Look at me. Sounding kinda preachy. But, not really. I've spent a long time at this. As someone still hanging out at the starting gate, because they won't let me run the field with the other horses, I've learned a lot from watching others while writing my dreams.

I also have another name for short poetry. "Antithetical πŸ“ Jottings by RenownPoet, where I house my stuff, though it's not all short -- based on the premise that all singular ideas can be like Twitter posts waxing poetic to epic visions of words assembled that can ramble on; again, like this review.

Good luck and write, write, write to your heart's content. Your answers are in there, seriously.

Brian
Circumpolar Reviewer *StarBl*


And listen, I don't expect a review. Let's just keep the lines of communication open, if there is a need to share thoughts on writing. You can just talk about your reactions to my writing or anything else.


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13
13
Review of Golden Years  
In affiliation with Circumpolar Reviewer *ALL CASE...  
Rated: E | (4.5)
Dear Redtowrite ,

with "Golden Years, it's beautiful sentiment that I'm sure Kurt appreciated. There's an intense and deepening attempt to reveal feelings in these metaphorical expressions, yearning to coalesce and show love.

As I read the dedication, it's easy to see this is a one time attempt. It a poem that will remain for time. I think if there is one take away, it would be honing those metaphors to fit theme. They almost cohesively succeed. I think there is an opportunity to see and realize the value of really intoning your message by using those comparatives to strike a singular theme with precision.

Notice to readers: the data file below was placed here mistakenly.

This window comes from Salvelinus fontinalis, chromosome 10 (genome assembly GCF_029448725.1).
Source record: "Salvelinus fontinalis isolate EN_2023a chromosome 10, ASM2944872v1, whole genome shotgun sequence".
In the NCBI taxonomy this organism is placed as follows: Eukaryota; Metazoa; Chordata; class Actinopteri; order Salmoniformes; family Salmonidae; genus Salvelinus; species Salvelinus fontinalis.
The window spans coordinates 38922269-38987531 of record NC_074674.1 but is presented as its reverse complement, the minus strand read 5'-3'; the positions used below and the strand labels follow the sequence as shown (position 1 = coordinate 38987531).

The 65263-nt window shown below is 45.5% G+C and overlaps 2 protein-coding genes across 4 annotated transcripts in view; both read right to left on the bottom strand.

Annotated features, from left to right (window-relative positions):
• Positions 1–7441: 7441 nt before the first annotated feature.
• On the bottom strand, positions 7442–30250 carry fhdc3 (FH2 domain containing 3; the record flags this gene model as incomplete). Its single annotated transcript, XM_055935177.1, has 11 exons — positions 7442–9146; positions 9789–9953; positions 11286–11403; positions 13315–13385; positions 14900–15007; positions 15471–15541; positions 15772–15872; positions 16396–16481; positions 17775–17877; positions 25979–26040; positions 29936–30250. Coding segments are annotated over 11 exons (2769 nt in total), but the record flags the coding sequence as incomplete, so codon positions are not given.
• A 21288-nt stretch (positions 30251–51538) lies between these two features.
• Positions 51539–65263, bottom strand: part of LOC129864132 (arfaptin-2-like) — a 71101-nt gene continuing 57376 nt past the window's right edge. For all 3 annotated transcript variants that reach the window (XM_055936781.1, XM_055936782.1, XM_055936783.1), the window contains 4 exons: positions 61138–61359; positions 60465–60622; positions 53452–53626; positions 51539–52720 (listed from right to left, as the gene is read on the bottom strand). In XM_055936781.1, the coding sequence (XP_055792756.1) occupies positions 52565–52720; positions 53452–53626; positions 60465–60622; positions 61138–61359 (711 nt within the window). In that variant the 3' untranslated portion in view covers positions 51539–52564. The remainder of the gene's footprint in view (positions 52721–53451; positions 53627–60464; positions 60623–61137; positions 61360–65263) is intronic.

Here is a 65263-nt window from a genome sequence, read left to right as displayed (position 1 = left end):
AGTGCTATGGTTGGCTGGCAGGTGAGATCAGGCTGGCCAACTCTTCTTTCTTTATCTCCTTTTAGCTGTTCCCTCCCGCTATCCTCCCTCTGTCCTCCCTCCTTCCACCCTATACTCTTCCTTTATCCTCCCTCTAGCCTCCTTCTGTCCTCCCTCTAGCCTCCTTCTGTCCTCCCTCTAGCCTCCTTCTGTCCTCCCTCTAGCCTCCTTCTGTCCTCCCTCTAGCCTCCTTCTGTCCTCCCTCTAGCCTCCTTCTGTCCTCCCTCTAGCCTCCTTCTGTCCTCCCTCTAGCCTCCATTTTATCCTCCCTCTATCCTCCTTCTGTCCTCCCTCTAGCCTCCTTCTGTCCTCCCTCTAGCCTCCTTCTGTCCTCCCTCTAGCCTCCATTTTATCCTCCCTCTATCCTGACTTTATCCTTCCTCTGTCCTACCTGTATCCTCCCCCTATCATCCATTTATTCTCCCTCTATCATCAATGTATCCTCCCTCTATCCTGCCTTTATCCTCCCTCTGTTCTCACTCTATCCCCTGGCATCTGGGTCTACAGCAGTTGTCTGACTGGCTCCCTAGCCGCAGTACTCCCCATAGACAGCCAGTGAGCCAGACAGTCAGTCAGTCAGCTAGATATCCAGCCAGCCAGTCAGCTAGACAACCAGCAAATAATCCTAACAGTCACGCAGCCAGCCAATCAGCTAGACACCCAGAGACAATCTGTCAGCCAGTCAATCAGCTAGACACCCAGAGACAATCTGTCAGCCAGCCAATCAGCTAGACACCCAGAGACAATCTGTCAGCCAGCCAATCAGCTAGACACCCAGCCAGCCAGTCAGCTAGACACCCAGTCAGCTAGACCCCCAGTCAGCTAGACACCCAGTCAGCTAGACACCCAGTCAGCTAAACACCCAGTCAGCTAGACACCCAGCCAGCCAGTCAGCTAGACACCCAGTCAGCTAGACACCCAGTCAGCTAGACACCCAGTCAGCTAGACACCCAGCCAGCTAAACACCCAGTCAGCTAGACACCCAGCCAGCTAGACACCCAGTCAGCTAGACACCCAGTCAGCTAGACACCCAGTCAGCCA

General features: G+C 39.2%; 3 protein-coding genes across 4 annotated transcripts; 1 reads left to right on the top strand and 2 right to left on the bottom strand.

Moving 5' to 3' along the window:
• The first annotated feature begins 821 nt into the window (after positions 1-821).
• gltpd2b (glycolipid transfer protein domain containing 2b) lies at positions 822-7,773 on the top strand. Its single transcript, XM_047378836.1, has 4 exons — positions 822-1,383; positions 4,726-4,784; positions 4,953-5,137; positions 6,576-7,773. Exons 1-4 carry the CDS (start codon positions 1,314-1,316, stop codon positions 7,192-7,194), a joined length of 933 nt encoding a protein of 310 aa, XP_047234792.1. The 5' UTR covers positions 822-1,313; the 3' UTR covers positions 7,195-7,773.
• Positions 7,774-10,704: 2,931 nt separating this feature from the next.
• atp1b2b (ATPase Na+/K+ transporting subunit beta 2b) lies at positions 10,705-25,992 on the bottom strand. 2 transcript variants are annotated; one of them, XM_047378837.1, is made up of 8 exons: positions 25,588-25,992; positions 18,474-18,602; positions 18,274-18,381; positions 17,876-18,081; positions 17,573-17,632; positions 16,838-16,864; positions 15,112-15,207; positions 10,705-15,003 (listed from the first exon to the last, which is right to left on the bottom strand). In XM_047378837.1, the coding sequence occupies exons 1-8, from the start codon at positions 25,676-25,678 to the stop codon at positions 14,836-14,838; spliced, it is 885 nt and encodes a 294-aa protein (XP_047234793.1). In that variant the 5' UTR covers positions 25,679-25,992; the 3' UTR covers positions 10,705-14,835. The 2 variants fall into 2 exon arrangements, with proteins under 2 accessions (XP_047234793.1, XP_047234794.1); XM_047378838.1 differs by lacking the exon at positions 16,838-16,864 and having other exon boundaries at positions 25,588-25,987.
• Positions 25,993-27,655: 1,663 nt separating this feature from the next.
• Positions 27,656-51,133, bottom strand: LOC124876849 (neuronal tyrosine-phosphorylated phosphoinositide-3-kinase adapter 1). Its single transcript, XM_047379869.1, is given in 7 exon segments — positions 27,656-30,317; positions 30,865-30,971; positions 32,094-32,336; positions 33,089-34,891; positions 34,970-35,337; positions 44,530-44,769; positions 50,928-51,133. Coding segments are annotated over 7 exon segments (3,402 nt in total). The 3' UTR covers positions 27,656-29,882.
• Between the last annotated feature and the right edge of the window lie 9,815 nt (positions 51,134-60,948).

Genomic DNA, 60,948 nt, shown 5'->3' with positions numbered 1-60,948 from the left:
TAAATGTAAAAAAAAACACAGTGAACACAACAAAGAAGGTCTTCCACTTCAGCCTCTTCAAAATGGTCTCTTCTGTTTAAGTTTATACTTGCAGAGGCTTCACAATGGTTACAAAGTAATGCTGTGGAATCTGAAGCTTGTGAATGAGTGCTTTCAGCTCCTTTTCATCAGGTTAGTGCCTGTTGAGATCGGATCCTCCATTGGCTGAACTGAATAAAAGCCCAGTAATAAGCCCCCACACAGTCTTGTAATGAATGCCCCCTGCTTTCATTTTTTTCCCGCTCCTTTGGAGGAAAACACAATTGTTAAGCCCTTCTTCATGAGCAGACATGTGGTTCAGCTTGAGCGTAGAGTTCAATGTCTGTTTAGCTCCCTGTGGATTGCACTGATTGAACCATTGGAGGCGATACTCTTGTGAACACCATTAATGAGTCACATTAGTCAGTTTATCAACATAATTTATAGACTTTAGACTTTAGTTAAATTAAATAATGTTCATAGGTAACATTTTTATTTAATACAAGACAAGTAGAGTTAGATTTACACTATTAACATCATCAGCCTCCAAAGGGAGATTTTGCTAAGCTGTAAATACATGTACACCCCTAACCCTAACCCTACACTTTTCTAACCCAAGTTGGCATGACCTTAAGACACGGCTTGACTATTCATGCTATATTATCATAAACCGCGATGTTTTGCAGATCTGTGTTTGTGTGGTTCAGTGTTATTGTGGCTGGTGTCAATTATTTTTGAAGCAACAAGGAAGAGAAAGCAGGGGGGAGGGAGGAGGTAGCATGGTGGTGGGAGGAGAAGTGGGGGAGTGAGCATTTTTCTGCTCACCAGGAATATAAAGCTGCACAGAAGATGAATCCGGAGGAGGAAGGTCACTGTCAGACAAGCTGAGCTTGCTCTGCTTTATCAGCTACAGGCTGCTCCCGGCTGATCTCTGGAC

You have everything right until switching out your metaphors for pillows in the end. I was on this ship coming to harbor with the narrator wanting to know if love was waiting and ready. I personally enjoyed seagull skies because I was there alongside captain for this ship to shore moment. I do wonder if ocean would be better than lake. Otherwise, I felt I was envisioning too large a vessel to dock at that harbor. It could be just in the way I interpreted.

One other small suggestion is the flip the first two lines with the last two lines of first verse. I think establishing scene works great every time for something of storytelling within the narrative view. We don't need to know what the narrator is thinking until we get our bearings. It reveals what is happening more slowly and gives a reader a chance to catch on and catch up with this hopeful, loving theme unfolding.

Great poem with so much opportunity. I couldn't suggest how to revise the end, whether you would even attempt. I only point out for future writes that you can emphatically drive home your message by staying on that metaphorical point, keep everything aligned with the vision. With a visual write like this.

Brian
Circumpolar Reviewer


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14
14
Review of No Words  
In affiliation with Circumpolar Reviewer *ALL CASE...  
Rated: E | (4.5)
Dear dogwood212 ,

"No Words is poignant and I had to consider whether the first two lines were worthy of the rest of the poem until I saw the words/sentiment intoned and echoed at the end of the poem, a good summation for this.

I liked the wistfulness of the write and the use of nature and cosmos to diminish and place us where we are. It has a sort of helplessness where we feel there is no voice in us that could compel, offer whatever could be inferred here.